[Page 2246]

It replaces Section 89 of the Revenue Act with a graduated fine structure. This is something that concerns me and I hope concerns Nova Scotians because it is something that I can't understand why this government is even thinking about implementing. The fine that is levied on tobacco vendors or tobacco wholesalers for offences, the new fines mean that it is minimal as to what it used to be. The government has expressed concern about smuggling. So how do they address it? They lower the fines on smugglers that are caught. Now, can anybody on this side of the House or, indeed, that side of House make any sense out of that?

The Finance Minister said, oh well, we can't impose the larger fines because the courts won't treat it seriously, they won't impose those fines. I suggest that the Finance Minister has taken great liberties with what the courts will or will not do in this particular regard. That is number one. I think that is up to the courts to decide, not up to the Finance Minister of this province to decide because he doesn't think the courts will implement those fines, and because he doesn't think so, he is going to recommend and has recommended that the fines on smuggling cigarettes into this province are going to be minimal compared to what they were.

The message that this government is sending is, welcome smugglers into Nova Scotia. Come on in here because if you are caught, you are only going to get a slap on the wrist and a fine. Nobody has explained to me why that makes any sense. The only thing that I can get out of this is that somebody has approached the government and suggested that that is the way they should go on fines for smugglers. Can you imagine any government that would make it easier for people to commit an illegal act in this province? I can't and people I've talked to can't. They are concerned that the government would bow to the smugglers of this province and, surely, they are going to be coming, with those kinds of fines, and allow them to do business openly in this province.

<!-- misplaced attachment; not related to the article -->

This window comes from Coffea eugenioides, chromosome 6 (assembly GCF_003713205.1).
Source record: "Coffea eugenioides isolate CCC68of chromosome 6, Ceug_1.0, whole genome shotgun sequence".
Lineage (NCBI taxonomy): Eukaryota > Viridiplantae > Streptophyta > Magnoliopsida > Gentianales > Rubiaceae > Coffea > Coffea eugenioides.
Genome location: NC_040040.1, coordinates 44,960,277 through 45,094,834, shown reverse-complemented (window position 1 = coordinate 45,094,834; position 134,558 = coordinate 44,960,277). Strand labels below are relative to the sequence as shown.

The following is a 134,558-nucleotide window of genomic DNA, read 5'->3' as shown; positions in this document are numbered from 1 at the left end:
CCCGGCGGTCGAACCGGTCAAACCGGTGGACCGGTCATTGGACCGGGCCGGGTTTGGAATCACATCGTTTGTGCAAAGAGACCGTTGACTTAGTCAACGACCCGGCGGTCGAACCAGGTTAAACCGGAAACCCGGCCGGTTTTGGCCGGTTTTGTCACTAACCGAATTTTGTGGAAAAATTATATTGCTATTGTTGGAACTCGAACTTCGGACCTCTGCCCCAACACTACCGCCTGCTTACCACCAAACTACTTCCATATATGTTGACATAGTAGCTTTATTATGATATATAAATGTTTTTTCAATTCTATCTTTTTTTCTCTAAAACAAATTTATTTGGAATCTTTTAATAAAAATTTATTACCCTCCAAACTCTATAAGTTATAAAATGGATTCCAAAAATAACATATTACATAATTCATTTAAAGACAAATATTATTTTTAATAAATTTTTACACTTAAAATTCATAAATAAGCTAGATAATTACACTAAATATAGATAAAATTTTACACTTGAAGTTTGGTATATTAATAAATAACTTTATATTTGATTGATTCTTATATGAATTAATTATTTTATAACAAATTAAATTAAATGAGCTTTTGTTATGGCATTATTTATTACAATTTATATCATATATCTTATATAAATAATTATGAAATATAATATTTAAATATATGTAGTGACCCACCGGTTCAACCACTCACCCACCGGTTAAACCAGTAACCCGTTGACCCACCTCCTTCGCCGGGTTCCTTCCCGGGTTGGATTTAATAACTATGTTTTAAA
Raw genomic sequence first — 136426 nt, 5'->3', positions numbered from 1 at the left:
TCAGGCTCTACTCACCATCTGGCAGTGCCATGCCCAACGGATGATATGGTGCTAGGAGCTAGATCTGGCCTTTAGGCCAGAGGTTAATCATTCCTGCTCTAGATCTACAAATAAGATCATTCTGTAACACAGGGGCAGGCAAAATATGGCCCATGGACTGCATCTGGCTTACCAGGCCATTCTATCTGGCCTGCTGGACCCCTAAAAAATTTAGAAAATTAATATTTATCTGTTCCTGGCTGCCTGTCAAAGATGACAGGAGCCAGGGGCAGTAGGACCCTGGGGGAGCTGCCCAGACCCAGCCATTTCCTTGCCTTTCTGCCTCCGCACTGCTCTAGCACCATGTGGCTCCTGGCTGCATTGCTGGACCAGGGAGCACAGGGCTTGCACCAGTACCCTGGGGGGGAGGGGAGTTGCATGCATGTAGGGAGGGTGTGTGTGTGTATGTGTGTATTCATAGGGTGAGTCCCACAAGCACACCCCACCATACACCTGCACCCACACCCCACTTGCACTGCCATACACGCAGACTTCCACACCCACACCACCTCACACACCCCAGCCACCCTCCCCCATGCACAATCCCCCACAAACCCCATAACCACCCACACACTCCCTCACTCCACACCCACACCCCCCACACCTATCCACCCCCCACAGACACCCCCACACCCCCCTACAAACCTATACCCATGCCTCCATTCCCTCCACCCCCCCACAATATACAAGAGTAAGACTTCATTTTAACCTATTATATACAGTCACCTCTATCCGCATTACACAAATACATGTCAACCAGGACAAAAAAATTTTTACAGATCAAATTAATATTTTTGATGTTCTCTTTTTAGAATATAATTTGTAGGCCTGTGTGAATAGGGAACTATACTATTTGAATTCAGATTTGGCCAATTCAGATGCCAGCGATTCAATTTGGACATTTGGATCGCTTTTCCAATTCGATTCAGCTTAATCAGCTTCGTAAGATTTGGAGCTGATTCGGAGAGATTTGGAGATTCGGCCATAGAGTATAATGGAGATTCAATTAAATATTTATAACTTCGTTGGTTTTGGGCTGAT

For example, the first offence is reduced from a fine of not less than $10,000 and not more than $50,000 to a fine of not less than $250 and not more than $5,000. Now that is a considerable reduction. The first fine could be as small as $250. Now does anybody seriously think that that is going to dissuade any smuggler or group of smugglers or the criminal element from doing business in this province, because if they are caught for the first time, they are going to get a fine of, possibly, $250?

The Finance Minister has not convinced me and not convinced anybody, at least on this side of the House, of his reasons for that. To say that the courts won't implement the fines, that is simply not true because the larger fines have been established by the courts and have been levied by the courts in this province when it comes to smuggling and when it comes to tobacco-related offences in this province. We have the proof of that. We have the amounts of fines that have been levied over the past few years. So what the Finance Minister has said to this House is simply not correct. I suggest that if there is difficulty there with the courts levying the larger fines on tobacco smugglers, then that should be up to the courts, not up to